Z-Wave is a protocol; it's not made by any one manufacturer or sold by any one company. To be classed as a Z-wave product they have to be certified and should work with other Z-Wave products.
How does it work?
With typical RF networks, adding devices saps resources like a bunch of digital leeches, either causing it to slow down or creating interference that can produce crashes.
With Z-Wave, the exact opposite is the case. Z-Wave-enabled devices to create a mesh network between them, and it gets more strong-like-bull the more devices you add. As they are added, they automatically weave into the mesh, and then create the most optimal pathways to send data, with each device able to act as a repeater for other devices. Should one device fail, the mesh self-heals, instantly creating a new transmission pathway. Picture Z-Wave as a colony of hyper-aware ants, instantly responding to any obstruction by just pressing-on and finding a new way back to the colony.
What is it?
Bluetooth is a global wireless communication standard that connects devices together over a certain distance. Think headset and phone, speaker and PC, basketball to smartphone and more. It is built into billions of products on the market today and connects the Internet of Things (IoT). If you haven’t heard of the IoT,
How does it work?
A Bluetooth device uses radio waves instead of wires or cables to connect to a phone or computer. A Bluetooth product, like a headset or watch, contains a tiny computer chip with a Bluetooth radio and software that makes it easy to connect. When two Bluetooth devices want to talk to each other, they need to pair. Communication between Bluetooth devices happens over short-range, ad hoc networks known as piconets. A piconet is a network of devices connected using Bluetooth technology. The network ranges from two to eight connected devices. When a network is established, one device takes the role of the master while all the other devices act as slaves. Piconets are established dynamically and automatically as Bluetooth devices enter and leave radio proximity.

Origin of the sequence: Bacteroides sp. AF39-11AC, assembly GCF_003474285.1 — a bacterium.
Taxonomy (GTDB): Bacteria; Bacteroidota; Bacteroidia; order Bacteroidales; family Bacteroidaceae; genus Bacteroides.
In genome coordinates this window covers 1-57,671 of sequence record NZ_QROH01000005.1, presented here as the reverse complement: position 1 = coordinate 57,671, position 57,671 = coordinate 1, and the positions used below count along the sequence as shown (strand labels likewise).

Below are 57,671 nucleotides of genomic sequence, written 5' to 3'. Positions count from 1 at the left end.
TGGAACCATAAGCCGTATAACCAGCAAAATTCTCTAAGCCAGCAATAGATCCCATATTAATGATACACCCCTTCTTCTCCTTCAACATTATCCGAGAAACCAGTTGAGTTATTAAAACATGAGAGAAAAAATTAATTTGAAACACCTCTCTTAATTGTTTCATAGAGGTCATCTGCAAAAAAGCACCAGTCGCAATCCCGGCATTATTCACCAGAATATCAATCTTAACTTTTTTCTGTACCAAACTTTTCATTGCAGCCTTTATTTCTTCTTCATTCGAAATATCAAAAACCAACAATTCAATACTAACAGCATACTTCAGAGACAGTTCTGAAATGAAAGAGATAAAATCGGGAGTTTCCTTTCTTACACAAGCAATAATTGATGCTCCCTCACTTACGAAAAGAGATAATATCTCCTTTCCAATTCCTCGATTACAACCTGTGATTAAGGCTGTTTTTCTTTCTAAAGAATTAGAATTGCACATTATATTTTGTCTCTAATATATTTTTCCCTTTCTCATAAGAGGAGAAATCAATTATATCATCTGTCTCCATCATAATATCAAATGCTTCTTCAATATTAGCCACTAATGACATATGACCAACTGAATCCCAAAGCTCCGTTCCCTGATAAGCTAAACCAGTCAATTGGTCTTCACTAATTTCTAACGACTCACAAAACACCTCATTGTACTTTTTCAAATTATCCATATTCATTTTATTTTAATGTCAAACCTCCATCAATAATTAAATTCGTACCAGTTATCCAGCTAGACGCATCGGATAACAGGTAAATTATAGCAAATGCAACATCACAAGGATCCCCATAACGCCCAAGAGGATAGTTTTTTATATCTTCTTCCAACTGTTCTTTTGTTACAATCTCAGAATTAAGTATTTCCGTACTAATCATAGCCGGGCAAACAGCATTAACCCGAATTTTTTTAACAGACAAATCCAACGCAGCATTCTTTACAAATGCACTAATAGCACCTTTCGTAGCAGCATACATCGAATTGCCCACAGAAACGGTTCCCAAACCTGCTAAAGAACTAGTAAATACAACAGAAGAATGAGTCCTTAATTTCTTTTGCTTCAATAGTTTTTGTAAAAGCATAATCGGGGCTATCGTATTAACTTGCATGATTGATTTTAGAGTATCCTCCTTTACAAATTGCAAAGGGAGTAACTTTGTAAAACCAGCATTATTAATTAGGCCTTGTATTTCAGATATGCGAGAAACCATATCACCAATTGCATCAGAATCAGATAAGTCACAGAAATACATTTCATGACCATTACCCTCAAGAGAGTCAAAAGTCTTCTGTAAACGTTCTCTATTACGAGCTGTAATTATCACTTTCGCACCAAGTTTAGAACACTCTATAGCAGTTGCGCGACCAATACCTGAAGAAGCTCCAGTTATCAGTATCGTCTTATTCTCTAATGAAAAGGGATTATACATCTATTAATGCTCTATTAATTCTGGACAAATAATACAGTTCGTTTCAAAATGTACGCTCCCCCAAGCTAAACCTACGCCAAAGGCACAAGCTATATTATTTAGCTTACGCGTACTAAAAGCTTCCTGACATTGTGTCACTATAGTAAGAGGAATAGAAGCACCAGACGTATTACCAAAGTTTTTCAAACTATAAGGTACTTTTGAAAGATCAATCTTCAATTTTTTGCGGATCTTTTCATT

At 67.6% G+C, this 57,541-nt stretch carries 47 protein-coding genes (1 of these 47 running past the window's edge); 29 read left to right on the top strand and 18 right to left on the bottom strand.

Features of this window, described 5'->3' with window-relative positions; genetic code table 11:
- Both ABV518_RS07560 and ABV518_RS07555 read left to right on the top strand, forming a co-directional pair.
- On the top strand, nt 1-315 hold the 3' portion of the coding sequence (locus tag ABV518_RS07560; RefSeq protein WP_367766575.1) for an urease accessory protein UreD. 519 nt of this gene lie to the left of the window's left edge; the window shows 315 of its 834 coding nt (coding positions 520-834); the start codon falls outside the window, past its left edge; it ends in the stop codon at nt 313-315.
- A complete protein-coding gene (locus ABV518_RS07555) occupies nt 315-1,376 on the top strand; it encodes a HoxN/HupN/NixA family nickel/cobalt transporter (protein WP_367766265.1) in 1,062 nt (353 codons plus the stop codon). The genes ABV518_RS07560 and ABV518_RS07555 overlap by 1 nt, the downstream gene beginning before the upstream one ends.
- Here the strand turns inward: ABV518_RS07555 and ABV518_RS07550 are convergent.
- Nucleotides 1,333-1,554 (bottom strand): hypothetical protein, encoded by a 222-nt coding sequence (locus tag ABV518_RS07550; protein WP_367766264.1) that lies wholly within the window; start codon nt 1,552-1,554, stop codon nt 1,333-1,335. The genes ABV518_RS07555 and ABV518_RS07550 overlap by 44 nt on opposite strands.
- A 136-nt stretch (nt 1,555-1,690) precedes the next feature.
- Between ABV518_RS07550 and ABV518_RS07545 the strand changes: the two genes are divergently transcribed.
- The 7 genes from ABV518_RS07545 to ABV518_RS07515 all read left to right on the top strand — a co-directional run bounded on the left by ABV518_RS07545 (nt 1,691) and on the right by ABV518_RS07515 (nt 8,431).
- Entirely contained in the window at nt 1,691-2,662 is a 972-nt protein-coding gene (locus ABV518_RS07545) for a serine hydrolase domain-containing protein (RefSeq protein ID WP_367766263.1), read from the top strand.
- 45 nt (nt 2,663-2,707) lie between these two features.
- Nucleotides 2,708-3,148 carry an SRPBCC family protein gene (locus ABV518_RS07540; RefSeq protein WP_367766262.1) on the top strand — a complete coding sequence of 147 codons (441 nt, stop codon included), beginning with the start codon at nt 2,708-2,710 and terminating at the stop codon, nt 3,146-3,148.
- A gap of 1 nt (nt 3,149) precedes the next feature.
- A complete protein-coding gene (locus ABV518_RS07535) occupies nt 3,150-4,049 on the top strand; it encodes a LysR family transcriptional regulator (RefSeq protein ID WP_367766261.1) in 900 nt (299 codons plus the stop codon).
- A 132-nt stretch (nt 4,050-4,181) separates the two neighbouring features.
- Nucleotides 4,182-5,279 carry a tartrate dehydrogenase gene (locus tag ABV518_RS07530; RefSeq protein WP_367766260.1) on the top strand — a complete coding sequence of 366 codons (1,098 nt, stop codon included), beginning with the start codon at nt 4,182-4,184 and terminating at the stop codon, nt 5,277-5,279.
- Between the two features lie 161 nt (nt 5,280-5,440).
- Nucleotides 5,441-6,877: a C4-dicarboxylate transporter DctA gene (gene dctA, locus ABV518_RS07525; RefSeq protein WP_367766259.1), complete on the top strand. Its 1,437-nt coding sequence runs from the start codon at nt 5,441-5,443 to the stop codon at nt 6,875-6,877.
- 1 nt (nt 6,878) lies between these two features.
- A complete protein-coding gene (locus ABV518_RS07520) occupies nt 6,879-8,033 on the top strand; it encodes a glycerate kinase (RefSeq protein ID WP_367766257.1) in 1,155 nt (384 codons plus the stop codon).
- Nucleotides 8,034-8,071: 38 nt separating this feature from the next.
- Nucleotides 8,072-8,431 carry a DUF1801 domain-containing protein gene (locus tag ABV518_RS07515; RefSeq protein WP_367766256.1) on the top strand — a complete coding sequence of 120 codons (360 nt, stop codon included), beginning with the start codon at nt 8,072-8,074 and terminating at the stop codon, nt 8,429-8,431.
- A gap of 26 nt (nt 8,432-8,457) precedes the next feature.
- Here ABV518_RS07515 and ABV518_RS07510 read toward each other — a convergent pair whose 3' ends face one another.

Now that you know a bit more about the different communication protocols, let’s go back to the smart devices. Theses connected gadgets have a computing hardware, including processors with embedded programming telling them what to do, sensors that gather various sorts of readings (such as temperature, moisture, light, motion etc.…) and communication hardware that can send and receive signals.
At the moment, a lot of connected devices can talk to the Internet and to our phones, and maybe even some related products, but most of them can't talk to one another because of proprietary hardware and software with differing standards, languages and communication protocols. For most of the current remotely controlled smart household items, you'll need to use a different app or website to interface with the device or look at the data, unless they were specifically designed by the manufacturer to work together.
This is where the central hub such as the nCube Home comes in handy. It doesn’t matter which communication protocol the connected device use, be it WiFi, LAN, Bluetooth or Z-Wave, it will still be able to communicate to the other gadgets that have a different communication protocol. And that is done through nCube home hub that acts as a bridge.